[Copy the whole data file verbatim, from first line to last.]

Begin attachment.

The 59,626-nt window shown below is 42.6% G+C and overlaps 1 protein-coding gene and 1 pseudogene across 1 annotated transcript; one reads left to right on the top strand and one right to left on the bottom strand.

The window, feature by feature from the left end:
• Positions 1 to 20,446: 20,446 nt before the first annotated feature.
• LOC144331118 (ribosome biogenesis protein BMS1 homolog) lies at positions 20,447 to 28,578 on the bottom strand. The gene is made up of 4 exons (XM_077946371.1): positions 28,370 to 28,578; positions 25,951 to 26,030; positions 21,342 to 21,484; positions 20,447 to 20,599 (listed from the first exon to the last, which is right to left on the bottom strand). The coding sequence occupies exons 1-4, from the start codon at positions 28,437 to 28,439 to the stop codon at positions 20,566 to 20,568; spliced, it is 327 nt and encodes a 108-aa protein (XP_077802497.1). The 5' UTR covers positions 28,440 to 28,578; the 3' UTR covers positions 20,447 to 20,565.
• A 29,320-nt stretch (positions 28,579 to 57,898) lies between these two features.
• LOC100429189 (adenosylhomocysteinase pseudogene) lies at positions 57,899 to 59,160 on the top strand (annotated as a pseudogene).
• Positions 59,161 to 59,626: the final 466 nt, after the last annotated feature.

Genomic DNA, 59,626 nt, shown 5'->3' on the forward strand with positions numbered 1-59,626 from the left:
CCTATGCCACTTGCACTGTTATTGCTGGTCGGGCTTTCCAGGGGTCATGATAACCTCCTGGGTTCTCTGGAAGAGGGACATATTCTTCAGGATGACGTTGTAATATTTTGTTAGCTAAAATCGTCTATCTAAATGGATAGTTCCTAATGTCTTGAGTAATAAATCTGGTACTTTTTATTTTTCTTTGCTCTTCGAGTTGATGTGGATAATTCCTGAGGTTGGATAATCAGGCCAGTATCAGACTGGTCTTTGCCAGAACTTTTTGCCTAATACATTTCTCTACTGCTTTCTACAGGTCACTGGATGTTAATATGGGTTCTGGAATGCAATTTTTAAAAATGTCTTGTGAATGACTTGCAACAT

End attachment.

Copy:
The 59,626-nt window shown below is 42.6% G+C and overlaps 1 protein-coding gene and 1 pseudogene across 1 annotated transcript; one reads left to right on the top strand and one right to left on the bottom strand.

The window, feature by feature from the left end:
• Positions 1 to 20,446: 20,446 nt before the first annotated feature.
• LOC144331118 (ribosome biogenesis protein BMS1 homolog) lies at positions 20,447 to 28,578 on the bottom strand. The gene is made up of 4 exons (XM_077946371.1): positions 28,370 to 28,578; positions 25,951 to 26,030; positions 21,342 to 21,484; positions 20,447 to 20,599 (listed from the first exon to the last, which is right to left on the bottom strand). The coding sequence occupies exons 1-4, from the start codon at positions 28,437 to 28,439 to the stop codon at positions 20,566 to 20,568; spliced, it is 327 nt and encodes a 108-aa protein (XP_077802497.1). The 5' UTR covers positions 28,440 to 28,578; the 3' UTR covers positions 20,447 to 20,565.
• A 29,320-nt stretch (positions 28,579 to 57,898) lies between these two features.
• LOC100429189 (adenosylhomocysteinase pseudogene) lies at positions 57,899 to 59,160 on the top strand (annotated as a pseudogene).
• Positions 59,161 to 59,626: the final 466 nt, after the last annotated feature.

Genomic DNA, 59,626 nt, shown 5'->3' on the forward strand with positions numbered 1-59,626 from the left:
CCTATGCCACTTGCACTGTTATTGCTGGTCGGGCTTTCCAGGGGTCATGATAACCTCCTGGGTTCTCTGGAAGAGGGACATATTCTTCAGGATGACGTTGTAATATTTTGTTAGCTAAAATCGTCTATCTAAATGGATAGTTCCTAATGTCTTGAGTAATAAATCTGGTACTTTTTATTTTTCTTTGCTCTTCGAGTTGATGTGGATAATTCCTGAGGTTGGATAATCAGGCCAGTATCAGACTGGTCTTTGCCAGAACTTTTTGCCTAATACATTTCTCTACTGCTTTCTACAGGTCACTGGATGTTAATATGGGTTCTGGAATGCAATTTTTAAAAATGTCTTGTGAATGACTTGCAACAT